Starbucks is moving away from green straws, actually any plastic straws, to live a little more green. So, we’re unlikely to see any straw trademark filings, despite decent look-for advertising.

While Starbucks appears to have drawn the short straw at the USPTO on its efforts to federally-register a pair of green dot marks, appeals to the TTAB are currently pending, here and here:

Let’s stay tuned to see whether Starbucks gets cooking at the USPTO by filing any service mark applications for its distinctive green colored aprons, can you say look-for advertising?

What do you think, does this GREENER APRON word-only mark filing move Starbucks closer?

Starbucks certainly seems to have a lot of brand equity wrapped up in the color green, so I’m left wondering why this coffee shop in San Francisco Int’l Airport chose its name and green letters?

Is it ironic that I’m writing and publishing this Starbucks post remotely on my lap top from here?

Starbucks, thanks for the great coffee, tasty blueberry muffin, and most importantly, the free wifi!

A couple of weeks back, I captured this image from a t-shirt for sale in Starbucks’ backyard — at a shop in the Pike Place Market area of Seattle:

StarbucksCannabisOne of the things it brought to mind for me is the dozen year long trademark dilution case that Starbucks lost, over and over, a few years back, against a New Hampshire coffee roaster, who lawfully continues to sell its Charbucks coffee blend of beans.

It also brings to mind the difficulty of predicting the outcome of a trademark parody defense, especially since the case Tim wrote about earlier this year, highlighting Louis Vuitton’s inability to prevail in the recent My Other Bag case.

Last, at least for now, it also brings to mind the moving target of the legality of marijuana, at least at the state level, especially recognizing that Starbucks’ backyard happens to be a safe haven for doobie lovers.

Back in the day, associating the visual identity of a famous brand owner with an illegal product, was quite helpful in proving up tarnishment type damage, remember the Enjoy Cocaine posters?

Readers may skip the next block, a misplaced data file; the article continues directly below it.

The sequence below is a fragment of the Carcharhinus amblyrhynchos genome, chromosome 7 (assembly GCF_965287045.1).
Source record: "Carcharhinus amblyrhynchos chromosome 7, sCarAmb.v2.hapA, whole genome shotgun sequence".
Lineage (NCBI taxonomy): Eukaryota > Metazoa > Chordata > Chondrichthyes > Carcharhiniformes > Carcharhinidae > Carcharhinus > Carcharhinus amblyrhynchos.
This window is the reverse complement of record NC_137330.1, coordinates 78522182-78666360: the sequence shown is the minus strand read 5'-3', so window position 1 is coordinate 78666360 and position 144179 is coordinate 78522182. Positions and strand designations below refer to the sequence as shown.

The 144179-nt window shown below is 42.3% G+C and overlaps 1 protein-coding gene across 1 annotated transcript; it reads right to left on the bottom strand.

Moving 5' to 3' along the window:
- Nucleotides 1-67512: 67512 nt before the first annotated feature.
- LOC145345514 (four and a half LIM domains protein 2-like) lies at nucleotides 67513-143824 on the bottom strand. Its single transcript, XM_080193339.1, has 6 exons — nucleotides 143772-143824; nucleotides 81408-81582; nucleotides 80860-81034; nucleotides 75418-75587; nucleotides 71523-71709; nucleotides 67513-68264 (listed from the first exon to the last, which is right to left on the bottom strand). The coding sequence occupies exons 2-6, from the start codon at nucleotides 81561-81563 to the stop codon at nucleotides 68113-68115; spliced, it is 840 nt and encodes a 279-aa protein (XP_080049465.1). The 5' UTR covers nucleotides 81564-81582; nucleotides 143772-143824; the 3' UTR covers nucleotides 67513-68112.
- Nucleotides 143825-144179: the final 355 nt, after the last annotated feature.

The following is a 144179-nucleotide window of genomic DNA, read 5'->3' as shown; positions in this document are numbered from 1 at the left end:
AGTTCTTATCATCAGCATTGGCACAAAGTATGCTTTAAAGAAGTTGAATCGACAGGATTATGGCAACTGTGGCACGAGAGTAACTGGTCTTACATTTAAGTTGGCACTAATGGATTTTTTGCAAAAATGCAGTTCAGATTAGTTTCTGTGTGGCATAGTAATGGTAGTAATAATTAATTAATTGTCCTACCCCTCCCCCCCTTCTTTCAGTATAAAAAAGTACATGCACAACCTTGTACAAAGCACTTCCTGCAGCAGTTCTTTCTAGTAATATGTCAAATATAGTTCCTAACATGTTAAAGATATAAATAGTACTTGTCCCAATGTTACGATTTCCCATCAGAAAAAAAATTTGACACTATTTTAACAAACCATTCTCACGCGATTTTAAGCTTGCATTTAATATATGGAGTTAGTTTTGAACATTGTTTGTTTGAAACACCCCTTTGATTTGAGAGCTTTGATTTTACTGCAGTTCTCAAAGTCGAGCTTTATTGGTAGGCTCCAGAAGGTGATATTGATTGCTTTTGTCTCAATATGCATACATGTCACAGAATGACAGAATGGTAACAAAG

Yet, with the ever-changing environment of what is legal and where, at what point will the tarnishment argument become tainted, especially with the apparent growth of First Amendment defense successes in trademark cases?

In the end, given the utter prevalence of Coca-Cola script inspired Enjoy Cocaine t-shirts available for sale online (a substance legal in no state), is the most logical explanation for a famous brand owner’s apparent tolerance best explained by the Wack-a-Mole pest and problem?

We’ll soon see whether coffee truly goes hand in hand with closers, at least in one famous brand owner’s quest for registration of a non-verbal, non-traditional color trademark at the USPTO. I’ve been noticing Starbucks focus on green straws lately, with the door signage shown below, offering a pretty creative use of “look-for advertising” without using those clunky words:

StarbucksGreenStrawSo, my search of filings at the USPTO was expected to find at least one supporting a claim of ownership to it, but what I found instead is a brewing battle over the green dot on a white cup:

Original December 3, 2012 Drawing for U.S. App. Ser. No. 85792872
Original December 3, 2012 Drawing for U.S. App. Ser. No. 85792872
Original December 3, 2012 Specimen for U.S. App. Ser. No. 85792872